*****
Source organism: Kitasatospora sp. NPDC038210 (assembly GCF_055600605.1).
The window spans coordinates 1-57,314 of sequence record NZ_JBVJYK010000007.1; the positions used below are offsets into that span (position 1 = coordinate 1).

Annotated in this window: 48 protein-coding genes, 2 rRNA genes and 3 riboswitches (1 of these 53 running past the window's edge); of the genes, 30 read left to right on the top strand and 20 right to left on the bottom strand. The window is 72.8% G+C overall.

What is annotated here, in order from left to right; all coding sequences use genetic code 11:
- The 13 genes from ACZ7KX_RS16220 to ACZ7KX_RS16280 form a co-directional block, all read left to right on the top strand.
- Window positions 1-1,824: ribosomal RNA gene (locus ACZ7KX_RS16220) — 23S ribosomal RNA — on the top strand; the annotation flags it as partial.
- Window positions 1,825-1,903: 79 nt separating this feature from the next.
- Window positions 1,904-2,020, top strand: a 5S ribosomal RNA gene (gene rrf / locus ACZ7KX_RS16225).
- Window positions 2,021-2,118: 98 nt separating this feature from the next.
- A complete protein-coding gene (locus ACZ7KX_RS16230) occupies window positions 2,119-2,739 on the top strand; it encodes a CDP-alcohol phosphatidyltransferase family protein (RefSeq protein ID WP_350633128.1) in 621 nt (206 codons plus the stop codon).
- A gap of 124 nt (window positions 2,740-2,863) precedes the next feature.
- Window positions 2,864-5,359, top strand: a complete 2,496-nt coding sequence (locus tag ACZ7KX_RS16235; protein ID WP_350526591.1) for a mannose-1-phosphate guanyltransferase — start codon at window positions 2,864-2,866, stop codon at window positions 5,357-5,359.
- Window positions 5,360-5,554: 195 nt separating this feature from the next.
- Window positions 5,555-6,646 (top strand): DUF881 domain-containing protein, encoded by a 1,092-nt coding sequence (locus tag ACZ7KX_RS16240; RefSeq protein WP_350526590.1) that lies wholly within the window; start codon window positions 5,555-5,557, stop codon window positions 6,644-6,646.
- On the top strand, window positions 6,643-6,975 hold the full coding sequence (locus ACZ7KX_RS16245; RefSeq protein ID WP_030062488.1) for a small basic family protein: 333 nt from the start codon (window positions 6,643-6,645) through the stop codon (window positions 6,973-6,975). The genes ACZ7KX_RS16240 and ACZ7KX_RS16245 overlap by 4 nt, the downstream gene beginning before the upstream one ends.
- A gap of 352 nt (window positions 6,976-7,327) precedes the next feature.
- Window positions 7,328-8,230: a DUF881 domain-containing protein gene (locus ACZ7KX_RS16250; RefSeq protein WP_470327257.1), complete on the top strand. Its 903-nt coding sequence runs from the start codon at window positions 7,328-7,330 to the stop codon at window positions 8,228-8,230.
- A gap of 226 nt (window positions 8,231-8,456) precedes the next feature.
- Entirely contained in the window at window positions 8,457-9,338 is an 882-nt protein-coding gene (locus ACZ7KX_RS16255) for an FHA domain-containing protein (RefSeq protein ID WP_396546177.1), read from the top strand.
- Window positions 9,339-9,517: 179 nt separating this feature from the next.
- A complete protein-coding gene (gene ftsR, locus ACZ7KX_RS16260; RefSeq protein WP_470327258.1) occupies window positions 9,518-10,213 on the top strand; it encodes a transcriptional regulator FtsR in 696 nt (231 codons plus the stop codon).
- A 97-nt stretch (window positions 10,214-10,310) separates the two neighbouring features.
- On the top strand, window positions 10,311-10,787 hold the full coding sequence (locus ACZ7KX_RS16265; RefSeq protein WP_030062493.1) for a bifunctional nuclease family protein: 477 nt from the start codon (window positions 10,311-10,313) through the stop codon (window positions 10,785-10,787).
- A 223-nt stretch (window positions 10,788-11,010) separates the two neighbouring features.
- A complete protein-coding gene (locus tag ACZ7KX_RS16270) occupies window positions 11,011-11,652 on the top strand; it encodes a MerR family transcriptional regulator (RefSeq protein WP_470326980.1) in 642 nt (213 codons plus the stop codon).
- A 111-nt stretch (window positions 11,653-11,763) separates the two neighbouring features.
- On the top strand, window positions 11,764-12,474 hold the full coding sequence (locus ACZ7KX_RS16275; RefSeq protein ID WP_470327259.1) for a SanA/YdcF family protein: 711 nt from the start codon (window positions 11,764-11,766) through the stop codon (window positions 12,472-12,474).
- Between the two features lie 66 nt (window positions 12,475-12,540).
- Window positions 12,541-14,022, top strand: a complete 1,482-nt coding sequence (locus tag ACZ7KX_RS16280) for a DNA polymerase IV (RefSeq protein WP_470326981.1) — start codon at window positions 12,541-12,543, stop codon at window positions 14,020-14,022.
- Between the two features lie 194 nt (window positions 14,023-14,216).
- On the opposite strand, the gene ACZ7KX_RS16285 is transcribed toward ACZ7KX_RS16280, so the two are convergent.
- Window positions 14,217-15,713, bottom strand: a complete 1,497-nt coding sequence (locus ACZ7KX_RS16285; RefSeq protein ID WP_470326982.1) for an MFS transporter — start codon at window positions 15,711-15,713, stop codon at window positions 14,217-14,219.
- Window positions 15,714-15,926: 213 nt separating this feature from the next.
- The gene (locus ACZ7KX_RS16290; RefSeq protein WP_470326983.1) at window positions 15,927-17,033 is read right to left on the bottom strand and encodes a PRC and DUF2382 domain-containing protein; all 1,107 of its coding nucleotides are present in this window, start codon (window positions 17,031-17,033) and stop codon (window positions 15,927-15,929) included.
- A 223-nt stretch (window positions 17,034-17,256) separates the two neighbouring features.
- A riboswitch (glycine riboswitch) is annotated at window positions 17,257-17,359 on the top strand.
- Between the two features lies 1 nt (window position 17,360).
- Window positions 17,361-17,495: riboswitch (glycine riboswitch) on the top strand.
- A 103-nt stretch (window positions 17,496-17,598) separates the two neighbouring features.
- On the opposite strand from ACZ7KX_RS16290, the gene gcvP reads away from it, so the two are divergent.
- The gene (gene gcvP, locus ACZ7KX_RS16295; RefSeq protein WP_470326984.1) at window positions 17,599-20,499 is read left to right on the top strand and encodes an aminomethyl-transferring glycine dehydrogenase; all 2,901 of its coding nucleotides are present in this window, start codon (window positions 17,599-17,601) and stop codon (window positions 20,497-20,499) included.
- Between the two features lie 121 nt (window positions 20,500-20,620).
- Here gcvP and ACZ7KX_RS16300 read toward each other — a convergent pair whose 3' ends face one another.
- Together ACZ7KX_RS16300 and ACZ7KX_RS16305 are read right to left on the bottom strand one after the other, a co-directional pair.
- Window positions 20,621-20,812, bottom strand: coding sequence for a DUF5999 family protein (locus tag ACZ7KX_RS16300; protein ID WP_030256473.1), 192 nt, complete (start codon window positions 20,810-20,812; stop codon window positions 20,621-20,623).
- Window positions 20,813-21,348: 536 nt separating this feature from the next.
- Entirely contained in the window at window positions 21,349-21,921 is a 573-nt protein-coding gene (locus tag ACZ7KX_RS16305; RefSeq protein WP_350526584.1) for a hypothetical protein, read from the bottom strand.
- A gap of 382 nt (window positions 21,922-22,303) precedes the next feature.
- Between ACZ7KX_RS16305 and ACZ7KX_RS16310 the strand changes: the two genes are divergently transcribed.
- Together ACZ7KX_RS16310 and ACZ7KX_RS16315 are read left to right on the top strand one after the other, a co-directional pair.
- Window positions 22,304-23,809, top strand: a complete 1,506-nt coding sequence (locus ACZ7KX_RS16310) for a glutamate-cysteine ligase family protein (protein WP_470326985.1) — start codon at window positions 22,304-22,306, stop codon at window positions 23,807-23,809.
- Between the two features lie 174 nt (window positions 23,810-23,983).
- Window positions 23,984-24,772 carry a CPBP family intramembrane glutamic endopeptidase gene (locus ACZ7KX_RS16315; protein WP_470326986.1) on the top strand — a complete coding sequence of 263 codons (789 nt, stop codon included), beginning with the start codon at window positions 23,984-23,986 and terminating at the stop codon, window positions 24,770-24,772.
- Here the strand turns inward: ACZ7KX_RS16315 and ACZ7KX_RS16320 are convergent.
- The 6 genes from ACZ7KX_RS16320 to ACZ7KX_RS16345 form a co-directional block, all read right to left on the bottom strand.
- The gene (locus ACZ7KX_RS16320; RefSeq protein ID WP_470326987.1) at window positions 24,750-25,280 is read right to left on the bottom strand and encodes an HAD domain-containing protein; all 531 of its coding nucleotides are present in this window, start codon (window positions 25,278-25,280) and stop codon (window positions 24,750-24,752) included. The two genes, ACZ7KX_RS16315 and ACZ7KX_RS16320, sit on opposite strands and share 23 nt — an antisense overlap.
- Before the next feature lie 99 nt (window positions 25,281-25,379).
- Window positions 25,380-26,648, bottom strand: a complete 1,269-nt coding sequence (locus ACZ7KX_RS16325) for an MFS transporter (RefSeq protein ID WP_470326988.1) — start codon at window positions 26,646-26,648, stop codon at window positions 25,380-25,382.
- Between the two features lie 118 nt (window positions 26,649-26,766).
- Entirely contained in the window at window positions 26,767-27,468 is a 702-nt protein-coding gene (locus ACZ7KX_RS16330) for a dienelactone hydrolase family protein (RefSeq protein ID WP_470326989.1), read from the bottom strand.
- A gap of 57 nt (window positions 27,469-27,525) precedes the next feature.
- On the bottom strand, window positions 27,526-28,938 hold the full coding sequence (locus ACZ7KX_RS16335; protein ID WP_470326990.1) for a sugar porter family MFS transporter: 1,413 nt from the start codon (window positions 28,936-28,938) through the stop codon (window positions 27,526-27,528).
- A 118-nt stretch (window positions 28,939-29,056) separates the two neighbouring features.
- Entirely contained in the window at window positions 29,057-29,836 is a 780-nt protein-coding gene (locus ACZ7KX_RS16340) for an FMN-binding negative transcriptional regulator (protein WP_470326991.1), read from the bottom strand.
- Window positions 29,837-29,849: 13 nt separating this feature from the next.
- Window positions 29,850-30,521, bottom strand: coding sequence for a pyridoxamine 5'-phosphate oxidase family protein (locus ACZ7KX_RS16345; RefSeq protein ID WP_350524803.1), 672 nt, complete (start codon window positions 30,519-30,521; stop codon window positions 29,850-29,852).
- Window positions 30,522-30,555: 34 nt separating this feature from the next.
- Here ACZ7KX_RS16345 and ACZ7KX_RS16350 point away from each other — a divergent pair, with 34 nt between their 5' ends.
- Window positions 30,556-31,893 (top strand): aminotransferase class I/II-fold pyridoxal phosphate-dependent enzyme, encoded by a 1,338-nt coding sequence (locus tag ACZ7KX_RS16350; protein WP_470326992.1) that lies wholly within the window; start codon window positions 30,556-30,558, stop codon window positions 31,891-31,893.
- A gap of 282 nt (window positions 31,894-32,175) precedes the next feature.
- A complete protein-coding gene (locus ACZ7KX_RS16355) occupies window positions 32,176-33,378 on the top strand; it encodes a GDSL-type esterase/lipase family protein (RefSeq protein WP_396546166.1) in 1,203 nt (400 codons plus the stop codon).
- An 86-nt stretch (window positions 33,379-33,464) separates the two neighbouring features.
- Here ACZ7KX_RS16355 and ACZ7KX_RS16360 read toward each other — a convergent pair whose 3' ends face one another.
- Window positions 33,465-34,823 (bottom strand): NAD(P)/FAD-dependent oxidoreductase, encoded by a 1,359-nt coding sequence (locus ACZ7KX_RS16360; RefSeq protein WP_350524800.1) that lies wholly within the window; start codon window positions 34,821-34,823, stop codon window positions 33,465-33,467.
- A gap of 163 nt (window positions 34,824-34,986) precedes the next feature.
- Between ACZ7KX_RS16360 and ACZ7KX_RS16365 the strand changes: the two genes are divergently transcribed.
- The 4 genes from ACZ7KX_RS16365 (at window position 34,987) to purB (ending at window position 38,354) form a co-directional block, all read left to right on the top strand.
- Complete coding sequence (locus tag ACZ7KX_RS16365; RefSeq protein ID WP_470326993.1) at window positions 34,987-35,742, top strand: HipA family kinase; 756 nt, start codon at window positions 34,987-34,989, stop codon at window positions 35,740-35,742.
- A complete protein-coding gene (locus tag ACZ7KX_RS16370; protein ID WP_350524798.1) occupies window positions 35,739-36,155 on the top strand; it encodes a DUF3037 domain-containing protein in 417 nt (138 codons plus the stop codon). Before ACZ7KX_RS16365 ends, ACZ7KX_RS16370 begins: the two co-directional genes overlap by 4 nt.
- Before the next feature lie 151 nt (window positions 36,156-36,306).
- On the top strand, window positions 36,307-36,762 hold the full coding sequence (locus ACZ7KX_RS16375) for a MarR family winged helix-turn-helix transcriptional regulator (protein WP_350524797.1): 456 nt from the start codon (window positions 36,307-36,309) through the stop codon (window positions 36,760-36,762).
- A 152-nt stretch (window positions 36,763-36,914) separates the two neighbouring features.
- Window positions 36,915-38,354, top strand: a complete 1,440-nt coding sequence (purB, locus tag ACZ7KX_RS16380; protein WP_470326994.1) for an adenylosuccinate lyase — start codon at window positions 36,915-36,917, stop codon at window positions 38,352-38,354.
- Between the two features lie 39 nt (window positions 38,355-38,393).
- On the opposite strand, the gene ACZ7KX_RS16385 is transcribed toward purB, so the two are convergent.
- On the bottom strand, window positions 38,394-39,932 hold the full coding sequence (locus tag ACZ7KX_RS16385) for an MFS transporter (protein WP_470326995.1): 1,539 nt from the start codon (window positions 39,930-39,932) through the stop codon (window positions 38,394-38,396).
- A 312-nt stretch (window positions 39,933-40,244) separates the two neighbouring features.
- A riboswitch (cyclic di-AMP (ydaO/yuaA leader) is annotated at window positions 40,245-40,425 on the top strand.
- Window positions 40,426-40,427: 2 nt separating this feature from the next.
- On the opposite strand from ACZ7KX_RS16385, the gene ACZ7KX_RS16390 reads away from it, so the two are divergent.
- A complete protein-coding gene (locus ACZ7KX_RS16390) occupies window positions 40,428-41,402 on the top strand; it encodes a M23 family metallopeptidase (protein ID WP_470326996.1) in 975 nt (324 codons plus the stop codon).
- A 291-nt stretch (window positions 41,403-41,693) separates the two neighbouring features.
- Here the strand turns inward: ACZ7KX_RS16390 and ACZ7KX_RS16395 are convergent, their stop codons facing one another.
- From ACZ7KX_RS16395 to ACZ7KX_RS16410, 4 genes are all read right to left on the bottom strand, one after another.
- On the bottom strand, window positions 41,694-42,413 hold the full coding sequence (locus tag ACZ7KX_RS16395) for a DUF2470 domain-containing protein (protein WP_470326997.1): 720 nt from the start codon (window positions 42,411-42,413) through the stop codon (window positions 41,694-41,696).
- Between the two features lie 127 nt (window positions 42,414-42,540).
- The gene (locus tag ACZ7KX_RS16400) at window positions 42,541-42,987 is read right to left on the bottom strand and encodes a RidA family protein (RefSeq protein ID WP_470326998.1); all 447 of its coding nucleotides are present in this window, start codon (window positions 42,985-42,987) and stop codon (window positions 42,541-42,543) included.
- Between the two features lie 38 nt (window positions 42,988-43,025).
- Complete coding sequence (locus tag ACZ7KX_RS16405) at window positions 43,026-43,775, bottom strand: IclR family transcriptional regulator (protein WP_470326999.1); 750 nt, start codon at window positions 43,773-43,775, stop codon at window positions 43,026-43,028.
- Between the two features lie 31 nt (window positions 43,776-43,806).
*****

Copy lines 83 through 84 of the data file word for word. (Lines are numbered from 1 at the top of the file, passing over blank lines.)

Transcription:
- Window positions 36,915-38,354, top strand: a complete 1,440-nt coding sequence (purB, locus tag ACZ7KX_RS16380; protein WP_470326994.1) for an adenylosuccinate lyase — start codon at window positions 36,915-36,917, stop codon at window positions 38,352-38,354.
- Between the two features lie 39 nt (window positions 38,355-38,393).